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Day School Blog

Posted on December 5, 2018

“For it is in giving that we receive.”

-Francis of Assisi

Posted on November 16, 2018

By Carson Newton `25

Having choices and the opportunity to be balanced is what I love most about Evansville Day School! I feel like next to being globally minded and focusing on academics, my superpower is definitely sports! And by sports, I mean all kinds of sports. From basketball, to soccer, to cross country, and tennis, I represent the SUPER-SPORTS power of EDS!        

Posted on November 16, 2018

Enjoy a heartwarming story of generosity from the Day School family! Written by retired teacher, Harry "Doc" Faulkner.

Posted on October 10, 2018

We asked students to describe their defining characteristic, the thing about them that would qualify as a superpower. The following essay was submitted by Day School senior, Leah Gehret `19.

Posted on October 5, 2018

Blog entry by Middle School Social Studies Teacher Erin Deppe

Posted on September 7, 2018

Traveling abroad is always a strong desire and passion for Evansville Day School students, families, and teachers alike. Whether the international travel is with our families, or within an educational program, it can be challenging, but also rewarding in many ways. 

Posted on April 26, 2018

Intersession is something of a labor of love for teachers.  Planning, managing, and executing a weeklong itinerary can be stressful at best, but the looks on our kids’ faces when they get to see and experience something new makes it all the work pay off. 

Which brings us to China. 

Posted on August 22, 2017

When we say we are culturally diverse, we mean it. Did you know that in our current 5th grade class seven students out of the 16 speak a second language fluently? These students represent 6 countries: Spain, France, Romania, Pakistan, India, Germany, and Japan.  Likewise, 22% of our student body identifies as multi-cultural.

Posted on May 18, 2017

“If there is any one secret of success, it lies in the ability to get the other person’s point of view and see things from that person’s angle as well as from your own.”  Henry Ford 

Posted on March 17, 2017

As you walk into our building from the Primary School entrance, you find yourself inside our Rainbow Hallway. If you continue, you’ll reach our library, but it may not be what you expect to see. You will still find shelves upon shelves of books, tables, chairs and rugs, but you’ll also find a lot more as this space provides many new opportunities for our students in JPK through 4th grade.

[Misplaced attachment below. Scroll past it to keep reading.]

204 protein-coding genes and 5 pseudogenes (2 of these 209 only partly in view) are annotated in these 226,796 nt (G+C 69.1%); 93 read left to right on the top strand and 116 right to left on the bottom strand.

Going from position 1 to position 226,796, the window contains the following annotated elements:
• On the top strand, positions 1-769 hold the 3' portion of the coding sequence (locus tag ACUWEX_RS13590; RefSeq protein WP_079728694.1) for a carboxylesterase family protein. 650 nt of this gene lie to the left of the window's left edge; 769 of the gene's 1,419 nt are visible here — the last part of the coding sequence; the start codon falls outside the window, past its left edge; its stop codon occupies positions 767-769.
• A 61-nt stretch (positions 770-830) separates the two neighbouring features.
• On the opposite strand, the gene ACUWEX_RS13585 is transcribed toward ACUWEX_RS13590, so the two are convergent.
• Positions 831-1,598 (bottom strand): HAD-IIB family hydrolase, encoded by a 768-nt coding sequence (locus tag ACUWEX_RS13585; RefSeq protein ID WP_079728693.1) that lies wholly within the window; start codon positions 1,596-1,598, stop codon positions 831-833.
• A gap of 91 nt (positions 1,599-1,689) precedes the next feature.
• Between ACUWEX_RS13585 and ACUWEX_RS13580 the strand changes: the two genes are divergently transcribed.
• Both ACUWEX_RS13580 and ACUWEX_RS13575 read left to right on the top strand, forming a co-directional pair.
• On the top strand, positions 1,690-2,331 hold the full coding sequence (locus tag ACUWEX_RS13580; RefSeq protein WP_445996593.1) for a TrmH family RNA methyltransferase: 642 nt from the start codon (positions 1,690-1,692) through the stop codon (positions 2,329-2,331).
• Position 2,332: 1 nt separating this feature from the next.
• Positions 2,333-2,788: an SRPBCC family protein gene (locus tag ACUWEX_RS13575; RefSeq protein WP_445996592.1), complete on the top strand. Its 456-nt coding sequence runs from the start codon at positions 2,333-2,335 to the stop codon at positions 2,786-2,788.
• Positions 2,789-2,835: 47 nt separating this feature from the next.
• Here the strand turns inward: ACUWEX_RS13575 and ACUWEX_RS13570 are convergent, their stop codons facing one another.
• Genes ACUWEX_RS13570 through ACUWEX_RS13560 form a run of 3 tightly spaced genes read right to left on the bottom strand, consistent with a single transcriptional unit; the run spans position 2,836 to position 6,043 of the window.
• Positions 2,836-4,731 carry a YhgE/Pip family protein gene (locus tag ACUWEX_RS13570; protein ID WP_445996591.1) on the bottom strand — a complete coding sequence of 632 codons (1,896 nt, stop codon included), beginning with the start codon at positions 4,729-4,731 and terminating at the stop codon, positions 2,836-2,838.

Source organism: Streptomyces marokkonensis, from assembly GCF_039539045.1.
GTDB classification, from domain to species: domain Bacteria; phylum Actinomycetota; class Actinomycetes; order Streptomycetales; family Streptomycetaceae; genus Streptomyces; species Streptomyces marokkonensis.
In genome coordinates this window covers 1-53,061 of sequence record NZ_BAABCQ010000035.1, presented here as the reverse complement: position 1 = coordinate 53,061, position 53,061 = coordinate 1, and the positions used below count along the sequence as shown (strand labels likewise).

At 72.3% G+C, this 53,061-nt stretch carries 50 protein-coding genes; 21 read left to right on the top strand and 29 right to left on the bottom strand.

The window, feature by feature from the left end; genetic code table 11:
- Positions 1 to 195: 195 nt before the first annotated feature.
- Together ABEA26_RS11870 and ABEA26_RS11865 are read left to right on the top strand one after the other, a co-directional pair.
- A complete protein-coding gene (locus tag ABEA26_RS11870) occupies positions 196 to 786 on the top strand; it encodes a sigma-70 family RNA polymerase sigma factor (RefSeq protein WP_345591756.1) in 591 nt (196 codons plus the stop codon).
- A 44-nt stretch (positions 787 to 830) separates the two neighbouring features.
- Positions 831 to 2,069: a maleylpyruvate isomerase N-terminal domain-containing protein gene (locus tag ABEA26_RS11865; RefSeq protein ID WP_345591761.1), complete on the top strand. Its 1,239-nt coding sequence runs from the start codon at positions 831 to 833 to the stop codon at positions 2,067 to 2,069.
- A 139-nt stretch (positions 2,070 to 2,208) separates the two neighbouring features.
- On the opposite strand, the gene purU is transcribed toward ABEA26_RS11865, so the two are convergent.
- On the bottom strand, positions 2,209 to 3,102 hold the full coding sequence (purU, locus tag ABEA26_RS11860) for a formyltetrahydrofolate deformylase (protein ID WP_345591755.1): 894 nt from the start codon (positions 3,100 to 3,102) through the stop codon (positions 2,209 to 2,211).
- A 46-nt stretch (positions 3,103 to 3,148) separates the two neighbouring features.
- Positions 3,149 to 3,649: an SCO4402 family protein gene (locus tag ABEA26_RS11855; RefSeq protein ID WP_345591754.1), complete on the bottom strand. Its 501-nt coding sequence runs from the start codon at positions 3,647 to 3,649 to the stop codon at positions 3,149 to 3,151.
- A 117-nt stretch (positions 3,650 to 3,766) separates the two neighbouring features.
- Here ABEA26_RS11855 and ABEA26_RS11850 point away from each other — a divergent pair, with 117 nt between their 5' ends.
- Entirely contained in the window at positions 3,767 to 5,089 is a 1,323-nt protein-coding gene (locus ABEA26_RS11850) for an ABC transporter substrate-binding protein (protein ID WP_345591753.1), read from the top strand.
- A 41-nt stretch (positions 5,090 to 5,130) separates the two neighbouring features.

Posted on January 18, 2017
Soi Chong Powell's robotics team is doing amazing things! One of the team members, Lyra Sagez, has entered an essay in the VEX Robotics contest. Please take a moment and read her touching words below about her teammates and how robotics has influenced her. You can vote for her essay by clicking on the register button and logging in.
Posted on January 13, 2017

Think back to when you were in school. In addition the the knowledge you gained from your classroom studies, wouldn’t it have been nice to be able to pick a topic about which you are really passionate, and learn as much as you could about it? I’m talking about something that really interested you, but you might not learn about during the regular course of study. This idea is exactly what “Genius Hour” is all about!

Posted on November 29, 2016

"It's the first day of the month - rent is due!" At the beginning of each month, my 4th grade students pull out their checkbooks and pay their “$1,000 rent.” Leading up to this, 4th graders also receive their monthly paychecks and extra-curricular activity bonuses. All of these events are a daily part of the classroom economy system in my 4th grade classroom.

Posted on November 21, 2016

On November 18th, Evansville Day School Global Honor Society students collaboratively organized an International Celebration Day to promote cultural diversity and understanding.

Posted on November 3, 2016

In just about any classroom, establishing context for why something matters is just as important as learning a skill itself.  In my English class, this understanding of context couldn’t be more important. How is a student supposed to understand the full atmosphere of fear surrounding 1984 without understanding the politics of George Orwell’s time? How can a student truly appreciate Khaled Hosseini’s novel The Kite Runner without immersing himself some in Afghan culture and h